Only tIssue culture kits are “sterile” and guaranteed free of anything that may impact shrimp, rinse away the nutrient rich liquid media or gel
(any plants pots, bunches etc that are imported from various markets in Asia may have been exposed to various pesticides etc before transport)

If you plant, then wait 4-6 weeks before adding fish, the “cycle” should be well on its way - even with large water changes - just add fish in small amounts (loads of tiny fish is equivalent to one large fish), sticking with one shop is often beneficial, if possible find a shop that has a separate quarantine area (not any of my lfs so I have a quarantine tank at home)
Always spend some time observing any fish before buying, they should be active and free of any spots, blemishes, ragged fin edges (often a sign of internal infection)

If you’ve little fish experience, the Manual of Fish Health, Adrian Exell, Chris Andrews, and Neville Carrington is worth every penny!

ETA in the first photo the sponge looks OK, may just be photo effect in the second photo series
 

Von Bronze

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Great stuff, thank you everyone!

I'll swap the sponge and plastic tubes, and just give the rest a light soak in dilute bleach/rinse.

Nuno Gomes, Zeus: thanks for the information on the stacking order, I'll move the fine sponge to the very bottom and obtain a medium if there is any impact on the flow.

Alto: Many thanks for so much extra information and details. That's very helpful indeed.
It is surprising how clean the media is, the tank and filter when I saw it was really gunged up. (I didn't see the media just the coarse sponge top layer when you open it). You might be right about the bleach or maybe the previous owner had the fine sponge in the tray below the course one and that's kept them clean. Anyway sounds like it's good now - there isn't any odour. I'll take a look at that book, I've got some fish experience from many moons ago but plants, Co2, special substrates, media is all new to me. Complexity is certainly higher.

Cheers, Andy
 

alto

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and just give the rest a light soak in dilute bleach/rinse.
running filter is more efficient and more effective :D

Eheim designs the sponge at top as it’s then first in water flow, trapping large particles without impeding flow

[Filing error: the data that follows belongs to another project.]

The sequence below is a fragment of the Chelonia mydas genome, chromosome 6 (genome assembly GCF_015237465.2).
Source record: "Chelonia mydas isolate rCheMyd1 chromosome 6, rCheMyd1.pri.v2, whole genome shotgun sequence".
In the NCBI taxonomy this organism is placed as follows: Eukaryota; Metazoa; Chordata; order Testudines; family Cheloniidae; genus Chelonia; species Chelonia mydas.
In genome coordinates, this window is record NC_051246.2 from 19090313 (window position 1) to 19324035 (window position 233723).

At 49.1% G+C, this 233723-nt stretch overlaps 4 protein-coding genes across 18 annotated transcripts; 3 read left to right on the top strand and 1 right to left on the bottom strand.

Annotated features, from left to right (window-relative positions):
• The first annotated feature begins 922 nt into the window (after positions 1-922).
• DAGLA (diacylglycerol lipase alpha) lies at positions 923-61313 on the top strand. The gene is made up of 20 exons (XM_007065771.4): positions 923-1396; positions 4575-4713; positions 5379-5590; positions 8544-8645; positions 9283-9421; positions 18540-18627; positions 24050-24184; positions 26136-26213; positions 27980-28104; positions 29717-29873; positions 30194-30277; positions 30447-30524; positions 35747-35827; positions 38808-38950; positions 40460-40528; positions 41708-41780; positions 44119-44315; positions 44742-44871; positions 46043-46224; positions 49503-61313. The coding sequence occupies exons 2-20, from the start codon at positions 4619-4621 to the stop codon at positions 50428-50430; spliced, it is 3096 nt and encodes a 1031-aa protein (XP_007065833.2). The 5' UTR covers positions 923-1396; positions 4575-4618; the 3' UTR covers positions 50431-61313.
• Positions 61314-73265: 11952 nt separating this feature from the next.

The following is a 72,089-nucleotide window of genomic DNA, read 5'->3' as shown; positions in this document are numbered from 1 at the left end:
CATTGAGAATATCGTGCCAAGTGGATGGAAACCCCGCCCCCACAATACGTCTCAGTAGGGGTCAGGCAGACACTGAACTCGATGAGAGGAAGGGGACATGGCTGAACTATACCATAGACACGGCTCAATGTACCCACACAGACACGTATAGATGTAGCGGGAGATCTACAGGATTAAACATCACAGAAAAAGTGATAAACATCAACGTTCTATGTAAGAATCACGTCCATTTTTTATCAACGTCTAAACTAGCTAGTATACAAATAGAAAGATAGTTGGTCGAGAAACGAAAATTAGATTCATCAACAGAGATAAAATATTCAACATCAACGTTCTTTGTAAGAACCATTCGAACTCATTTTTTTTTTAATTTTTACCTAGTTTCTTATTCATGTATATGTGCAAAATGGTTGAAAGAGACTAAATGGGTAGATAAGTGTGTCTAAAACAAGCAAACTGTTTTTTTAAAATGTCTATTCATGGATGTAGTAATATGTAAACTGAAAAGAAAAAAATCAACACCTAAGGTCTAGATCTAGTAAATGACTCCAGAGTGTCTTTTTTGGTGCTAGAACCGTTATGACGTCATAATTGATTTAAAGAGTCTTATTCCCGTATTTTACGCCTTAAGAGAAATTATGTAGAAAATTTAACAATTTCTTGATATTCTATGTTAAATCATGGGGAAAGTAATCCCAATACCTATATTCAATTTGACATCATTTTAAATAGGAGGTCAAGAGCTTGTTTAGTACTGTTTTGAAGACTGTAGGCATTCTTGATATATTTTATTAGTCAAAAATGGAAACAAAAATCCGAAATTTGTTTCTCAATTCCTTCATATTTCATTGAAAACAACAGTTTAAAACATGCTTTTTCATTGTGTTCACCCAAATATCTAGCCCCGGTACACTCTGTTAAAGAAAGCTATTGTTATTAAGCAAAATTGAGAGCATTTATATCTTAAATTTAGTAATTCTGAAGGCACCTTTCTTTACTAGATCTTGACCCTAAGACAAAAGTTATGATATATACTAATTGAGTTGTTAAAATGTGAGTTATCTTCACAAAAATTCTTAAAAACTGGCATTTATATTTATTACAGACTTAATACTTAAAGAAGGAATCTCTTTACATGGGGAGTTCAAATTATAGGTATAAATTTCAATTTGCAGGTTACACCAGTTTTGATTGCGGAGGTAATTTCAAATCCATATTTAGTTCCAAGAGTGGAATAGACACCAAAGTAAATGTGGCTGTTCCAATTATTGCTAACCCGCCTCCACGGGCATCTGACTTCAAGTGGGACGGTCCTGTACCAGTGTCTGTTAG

Then water goes to bottom of filter and up through the layers
Those plastic bits spin about freely (there’s an Eheim talk about them somewhere) and don’t impede flow even as much as a coarse sponge might

Obviously set your filter up any way you like:)
But don't assume that Eheim has not done extensive research & testing on their filters (I think Green Aqua showed a bit on their tour) - it’s one of the reasons I’m a long standing Eheim fan ;)

I’ll bet you anything you like that media was not used in gunked up filter - even after cleaning and light bleach, it doesn’t look that “just like new”
(or maybe I need to hire that guy to clean my filters :D)

Adding inline heaters and CO2 reactors etc, impede pump flow much more than using Eheim fine filter pads :cool:
Any narrowing down of the filter tubing for connections significantly increases flow resistance and back pressure to pumps

I’m on the Green Aqua team re supporting your water home with lots of potential bacteria etc “homes” (I’ll pay for media that is designed with lots of surface area and oxygenation potential)
And in case of a sudden and dramatic “Melt” such as Jurijs mit JS experienced in this aquarium I feel confident about my livestock health
 

alto

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JBL aquasoil
Nothing against this product, but it’s a bit trickier to plant in than some others

If shop has their display tanks with this soil, they should know if it’s best planted dry, damp (slightly to quite), or wet
 
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Eheim designs the sponge at top as it’s then first in water flow, trapping large particles without impeding flow
Then water goes to bottom of filter and up through the layers
Those plastic bits spin about freely (there’s an Eheim talk about them somewhere) and don’t impede flow even as much as a coarse sponge might

Obviously set your filter up any way you like:)
But don't assume that Eheim has not done extensive research & testing on their filters (I think Green Aqua showed a bit on their tour) - it’s one of the reasons I’m a long standing Eheim fan ;)
Eheim certainly seem to make more different media than anyone else. I’m looking forward to seeing how the SubstratPro that came with my filter works out.
 

dw1305

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Hi all,
I’m looking forward to seeing how the SubstratPro that came with my filter works out.
With the proviso that there isn't a major difference from "Biohome", "Matrix", "Alfagrog", "Siporax" etc. <"Eheim "Coco-pops"> are my media of choice, if some-one else is buying it. I like the fact that it is pretty resistant to wear and self cleaning to some degree.

cheers Darrel
 
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I would have used the cheapest of those you mentioned Darrel except the Biohome which is a bit large for modest sized canister filters in my opinion. I know the Biohome can be snapped in half but that sounds like a chore! I’m also aware they sell “gravel”, perversely by weight!? :lol:
 

dw1305

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Hi all,
I would have used the cheapest of those you mentioned Darrel
Cheap is good, physically stable is even better. I would suspect that I will never need to replace the "Substrat Pro" I have now.